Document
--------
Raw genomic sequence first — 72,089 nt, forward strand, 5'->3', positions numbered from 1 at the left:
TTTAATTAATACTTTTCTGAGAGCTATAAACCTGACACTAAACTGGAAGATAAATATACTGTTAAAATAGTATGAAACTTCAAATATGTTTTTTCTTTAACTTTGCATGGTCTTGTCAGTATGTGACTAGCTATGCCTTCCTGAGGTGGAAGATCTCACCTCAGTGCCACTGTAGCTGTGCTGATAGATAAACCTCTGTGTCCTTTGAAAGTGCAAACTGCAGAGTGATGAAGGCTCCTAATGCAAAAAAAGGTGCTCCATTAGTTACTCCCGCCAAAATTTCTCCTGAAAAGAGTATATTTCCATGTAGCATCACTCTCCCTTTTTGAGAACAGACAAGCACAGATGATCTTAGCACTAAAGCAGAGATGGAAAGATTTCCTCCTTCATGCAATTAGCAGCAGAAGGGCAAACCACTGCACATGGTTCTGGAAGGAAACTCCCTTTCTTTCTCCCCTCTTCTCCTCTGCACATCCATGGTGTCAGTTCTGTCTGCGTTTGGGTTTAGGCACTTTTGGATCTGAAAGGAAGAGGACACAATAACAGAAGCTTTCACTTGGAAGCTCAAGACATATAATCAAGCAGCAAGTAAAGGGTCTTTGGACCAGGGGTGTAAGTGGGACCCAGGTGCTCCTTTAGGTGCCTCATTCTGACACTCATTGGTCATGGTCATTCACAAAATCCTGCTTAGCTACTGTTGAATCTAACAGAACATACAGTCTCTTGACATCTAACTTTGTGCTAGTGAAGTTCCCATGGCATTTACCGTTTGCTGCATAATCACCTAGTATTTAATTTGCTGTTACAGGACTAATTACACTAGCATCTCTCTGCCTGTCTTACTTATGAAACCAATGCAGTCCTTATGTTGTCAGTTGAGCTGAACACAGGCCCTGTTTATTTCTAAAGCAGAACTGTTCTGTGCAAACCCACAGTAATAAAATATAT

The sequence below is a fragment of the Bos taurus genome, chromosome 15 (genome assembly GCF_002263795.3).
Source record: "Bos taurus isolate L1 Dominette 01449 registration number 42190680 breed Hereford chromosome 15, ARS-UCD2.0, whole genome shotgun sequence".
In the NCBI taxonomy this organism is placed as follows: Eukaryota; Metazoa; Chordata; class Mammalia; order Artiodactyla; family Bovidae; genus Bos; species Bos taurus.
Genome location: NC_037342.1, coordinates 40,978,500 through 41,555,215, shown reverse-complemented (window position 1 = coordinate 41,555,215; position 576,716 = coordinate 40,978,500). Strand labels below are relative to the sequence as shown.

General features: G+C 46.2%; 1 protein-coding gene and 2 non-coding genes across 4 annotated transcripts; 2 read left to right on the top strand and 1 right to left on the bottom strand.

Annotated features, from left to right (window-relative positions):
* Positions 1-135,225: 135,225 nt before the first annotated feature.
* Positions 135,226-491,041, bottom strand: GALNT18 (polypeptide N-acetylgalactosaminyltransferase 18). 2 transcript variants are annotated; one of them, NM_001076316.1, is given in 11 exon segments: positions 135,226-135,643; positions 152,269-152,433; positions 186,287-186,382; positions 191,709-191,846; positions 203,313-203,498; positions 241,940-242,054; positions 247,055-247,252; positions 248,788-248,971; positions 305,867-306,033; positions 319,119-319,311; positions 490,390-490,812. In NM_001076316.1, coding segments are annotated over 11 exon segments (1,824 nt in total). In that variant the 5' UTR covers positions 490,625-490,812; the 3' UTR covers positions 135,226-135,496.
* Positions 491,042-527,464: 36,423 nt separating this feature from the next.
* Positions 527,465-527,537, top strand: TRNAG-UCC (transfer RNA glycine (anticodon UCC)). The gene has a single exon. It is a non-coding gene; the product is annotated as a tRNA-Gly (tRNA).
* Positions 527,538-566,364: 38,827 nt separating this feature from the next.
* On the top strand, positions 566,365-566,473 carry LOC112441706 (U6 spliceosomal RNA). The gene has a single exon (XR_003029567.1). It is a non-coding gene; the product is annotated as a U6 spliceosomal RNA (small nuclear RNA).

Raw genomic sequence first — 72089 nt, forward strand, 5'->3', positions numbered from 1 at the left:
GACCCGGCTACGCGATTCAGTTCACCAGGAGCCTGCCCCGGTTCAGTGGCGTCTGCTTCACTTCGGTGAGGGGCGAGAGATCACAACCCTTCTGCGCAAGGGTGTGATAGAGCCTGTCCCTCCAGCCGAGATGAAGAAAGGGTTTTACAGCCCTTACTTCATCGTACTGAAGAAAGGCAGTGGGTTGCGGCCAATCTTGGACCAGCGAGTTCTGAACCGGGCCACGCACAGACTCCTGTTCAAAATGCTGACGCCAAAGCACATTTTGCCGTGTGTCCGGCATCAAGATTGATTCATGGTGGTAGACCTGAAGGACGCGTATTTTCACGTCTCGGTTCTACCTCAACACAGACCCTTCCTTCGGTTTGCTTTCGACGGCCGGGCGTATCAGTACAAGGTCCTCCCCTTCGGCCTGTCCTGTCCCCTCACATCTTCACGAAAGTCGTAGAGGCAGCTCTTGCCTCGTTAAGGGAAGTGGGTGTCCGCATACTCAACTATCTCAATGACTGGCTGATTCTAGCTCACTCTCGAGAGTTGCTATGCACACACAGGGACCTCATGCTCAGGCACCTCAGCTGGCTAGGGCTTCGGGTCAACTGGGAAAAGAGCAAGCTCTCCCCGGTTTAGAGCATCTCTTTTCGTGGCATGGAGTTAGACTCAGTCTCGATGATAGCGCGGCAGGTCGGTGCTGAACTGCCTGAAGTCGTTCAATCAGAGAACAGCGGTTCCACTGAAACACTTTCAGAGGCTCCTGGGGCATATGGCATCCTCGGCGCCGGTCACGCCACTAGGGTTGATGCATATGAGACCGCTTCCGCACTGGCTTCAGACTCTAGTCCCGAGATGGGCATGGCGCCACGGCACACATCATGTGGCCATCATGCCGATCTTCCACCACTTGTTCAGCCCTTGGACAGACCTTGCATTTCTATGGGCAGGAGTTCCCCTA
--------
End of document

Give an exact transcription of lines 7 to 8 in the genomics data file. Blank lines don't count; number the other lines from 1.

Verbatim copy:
General features: G+C 46.2%; 1 protein-coding gene and 2 non-coding genes across 4 annotated transcripts; 2 read left to right on the top strand and 1 right to left on the bottom strand.

Annotated features, from left to right (window-relative positions):